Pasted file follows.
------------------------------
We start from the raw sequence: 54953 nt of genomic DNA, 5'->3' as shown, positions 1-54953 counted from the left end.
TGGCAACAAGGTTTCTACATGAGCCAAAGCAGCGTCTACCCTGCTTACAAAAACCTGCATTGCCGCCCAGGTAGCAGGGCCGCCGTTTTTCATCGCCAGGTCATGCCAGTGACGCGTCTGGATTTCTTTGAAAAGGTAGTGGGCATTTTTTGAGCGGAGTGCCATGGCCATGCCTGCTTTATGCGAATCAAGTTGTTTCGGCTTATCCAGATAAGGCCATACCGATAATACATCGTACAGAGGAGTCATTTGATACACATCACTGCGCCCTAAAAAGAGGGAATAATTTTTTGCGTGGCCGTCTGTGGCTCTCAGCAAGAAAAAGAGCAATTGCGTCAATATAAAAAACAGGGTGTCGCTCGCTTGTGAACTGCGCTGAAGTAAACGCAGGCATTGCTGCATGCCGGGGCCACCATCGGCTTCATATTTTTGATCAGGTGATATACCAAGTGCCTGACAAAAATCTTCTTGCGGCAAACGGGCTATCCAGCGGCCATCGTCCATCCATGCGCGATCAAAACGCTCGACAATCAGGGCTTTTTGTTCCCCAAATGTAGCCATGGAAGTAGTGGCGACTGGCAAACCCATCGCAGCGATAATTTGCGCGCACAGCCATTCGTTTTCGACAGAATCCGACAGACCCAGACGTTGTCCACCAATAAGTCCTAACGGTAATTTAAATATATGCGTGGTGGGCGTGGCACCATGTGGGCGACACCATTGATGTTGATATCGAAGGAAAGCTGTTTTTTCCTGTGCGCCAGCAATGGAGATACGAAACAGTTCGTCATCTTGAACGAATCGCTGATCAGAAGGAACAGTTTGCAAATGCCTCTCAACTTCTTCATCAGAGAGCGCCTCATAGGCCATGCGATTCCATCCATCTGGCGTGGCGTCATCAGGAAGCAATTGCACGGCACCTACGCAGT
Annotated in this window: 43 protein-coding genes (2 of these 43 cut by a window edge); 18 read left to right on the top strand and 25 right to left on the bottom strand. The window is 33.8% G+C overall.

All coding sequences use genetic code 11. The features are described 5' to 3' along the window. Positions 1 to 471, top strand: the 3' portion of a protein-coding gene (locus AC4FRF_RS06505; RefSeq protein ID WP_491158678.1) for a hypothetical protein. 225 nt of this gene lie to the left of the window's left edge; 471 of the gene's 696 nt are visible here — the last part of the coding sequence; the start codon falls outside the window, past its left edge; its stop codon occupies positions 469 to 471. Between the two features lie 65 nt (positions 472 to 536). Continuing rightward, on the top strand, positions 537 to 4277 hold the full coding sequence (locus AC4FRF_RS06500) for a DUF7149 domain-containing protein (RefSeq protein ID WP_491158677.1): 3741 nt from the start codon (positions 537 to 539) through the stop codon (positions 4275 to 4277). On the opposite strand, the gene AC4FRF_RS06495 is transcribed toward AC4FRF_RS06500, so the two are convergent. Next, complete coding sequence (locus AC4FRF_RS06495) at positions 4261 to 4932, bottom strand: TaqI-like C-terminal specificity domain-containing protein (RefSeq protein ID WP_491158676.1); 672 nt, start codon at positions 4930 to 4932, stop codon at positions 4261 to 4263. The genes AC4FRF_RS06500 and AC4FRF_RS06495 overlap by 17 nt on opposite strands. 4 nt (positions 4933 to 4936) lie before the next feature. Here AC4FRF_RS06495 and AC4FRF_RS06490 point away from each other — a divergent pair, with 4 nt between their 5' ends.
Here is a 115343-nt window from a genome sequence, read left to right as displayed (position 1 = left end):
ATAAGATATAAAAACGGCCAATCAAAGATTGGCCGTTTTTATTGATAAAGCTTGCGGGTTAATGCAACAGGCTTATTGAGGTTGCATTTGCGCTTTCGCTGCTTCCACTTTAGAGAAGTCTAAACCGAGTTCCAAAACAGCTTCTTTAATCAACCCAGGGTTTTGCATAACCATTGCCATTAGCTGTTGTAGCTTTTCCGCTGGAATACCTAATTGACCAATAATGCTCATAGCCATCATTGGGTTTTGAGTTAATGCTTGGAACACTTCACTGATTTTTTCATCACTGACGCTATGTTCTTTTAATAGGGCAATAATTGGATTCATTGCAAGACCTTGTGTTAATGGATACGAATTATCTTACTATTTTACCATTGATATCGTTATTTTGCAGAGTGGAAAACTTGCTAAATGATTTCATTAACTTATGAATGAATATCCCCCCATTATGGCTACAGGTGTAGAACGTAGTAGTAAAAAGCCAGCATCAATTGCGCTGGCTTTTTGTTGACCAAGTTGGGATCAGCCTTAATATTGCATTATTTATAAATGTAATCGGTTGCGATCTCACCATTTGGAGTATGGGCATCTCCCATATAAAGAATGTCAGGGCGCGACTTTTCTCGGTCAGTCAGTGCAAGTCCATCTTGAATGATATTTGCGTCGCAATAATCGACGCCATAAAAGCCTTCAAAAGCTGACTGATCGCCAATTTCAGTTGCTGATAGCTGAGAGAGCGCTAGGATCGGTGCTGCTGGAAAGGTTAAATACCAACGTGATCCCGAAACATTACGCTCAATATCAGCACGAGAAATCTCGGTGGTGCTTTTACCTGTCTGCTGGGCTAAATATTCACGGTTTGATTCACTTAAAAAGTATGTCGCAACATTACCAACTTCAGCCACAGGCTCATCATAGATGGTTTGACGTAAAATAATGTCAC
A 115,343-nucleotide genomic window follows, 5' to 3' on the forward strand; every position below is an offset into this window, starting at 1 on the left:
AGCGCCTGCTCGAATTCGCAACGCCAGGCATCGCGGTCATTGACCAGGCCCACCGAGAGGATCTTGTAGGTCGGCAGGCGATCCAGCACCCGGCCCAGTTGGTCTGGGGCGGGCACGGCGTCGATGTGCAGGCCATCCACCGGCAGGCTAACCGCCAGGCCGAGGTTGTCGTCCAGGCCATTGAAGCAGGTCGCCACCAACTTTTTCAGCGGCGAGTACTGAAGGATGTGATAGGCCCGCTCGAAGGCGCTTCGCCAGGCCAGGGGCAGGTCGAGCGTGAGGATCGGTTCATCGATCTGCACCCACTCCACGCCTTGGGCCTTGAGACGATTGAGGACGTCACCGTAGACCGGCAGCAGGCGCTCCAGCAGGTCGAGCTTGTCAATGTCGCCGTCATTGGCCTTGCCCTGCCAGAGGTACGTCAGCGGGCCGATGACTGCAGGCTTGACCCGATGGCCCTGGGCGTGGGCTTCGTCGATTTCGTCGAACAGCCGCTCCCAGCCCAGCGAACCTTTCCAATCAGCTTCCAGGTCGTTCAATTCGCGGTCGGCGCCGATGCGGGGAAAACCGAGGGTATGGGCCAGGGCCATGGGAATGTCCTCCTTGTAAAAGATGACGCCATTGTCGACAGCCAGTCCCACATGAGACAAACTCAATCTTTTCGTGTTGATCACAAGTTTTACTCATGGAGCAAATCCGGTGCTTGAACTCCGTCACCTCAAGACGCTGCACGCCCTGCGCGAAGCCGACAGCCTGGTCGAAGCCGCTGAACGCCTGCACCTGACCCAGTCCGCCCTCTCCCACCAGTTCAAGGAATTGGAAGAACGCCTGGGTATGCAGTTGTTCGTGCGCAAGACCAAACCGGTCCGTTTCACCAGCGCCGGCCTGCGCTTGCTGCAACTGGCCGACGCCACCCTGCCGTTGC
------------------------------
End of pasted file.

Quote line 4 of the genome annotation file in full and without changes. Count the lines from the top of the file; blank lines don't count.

All coding sequences use genetic code 11. The features are described 5' to 3' along the window. Positions 1 to 471, top strand: the 3' portion of a protein-coding gene (locus AC4FRF_RS06505; RefSeq protein ID WP_491158678.1) for a hypothetical protein. 225 nt of this gene lie to the left of the window's left edge; 471 of the gene's 696 nt are visible here — the last part of the coding sequence; the start codon falls outside the window, past its left edge; its stop codon occupies positions 469 to 471. Between the two features lie 65 nt (positions 472 to 536). Continuing rightward, on the top strand, positions 537 to 4277 hold the full coding sequence (locus AC4FRF_RS06500) for a DUF7149 domain-containing protein (RefSeq protein ID WP_491158677.1): 3741 nt from the start codon (positions 537 to 539) through the stop codon (positions 4275 to 4277). On the opposite strand, the gene AC4FRF_RS06495 is transcribed toward AC4FRF_RS06500, so the two are convergent. Next, complete coding sequence (locus AC4FRF_RS06495) at positions 4261 to 4932, bottom strand: TaqI-like C-terminal specificity domain-containing protein (RefSeq protein ID WP_491158676.1); 672 nt, start codon at positions 4930 to 4932, stop codon at positions 4261 to 4263. The genes AC4FRF_RS06500 and AC4FRF_RS06495 overlap by 17 nt on opposite strands. 4 nt (positions 4933 to 4936) lie before the next feature. Here AC4FRF_RS06495 and AC4FRF_RS06490 point away from each other — a divergent pair, with 4 nt between their 5' ends.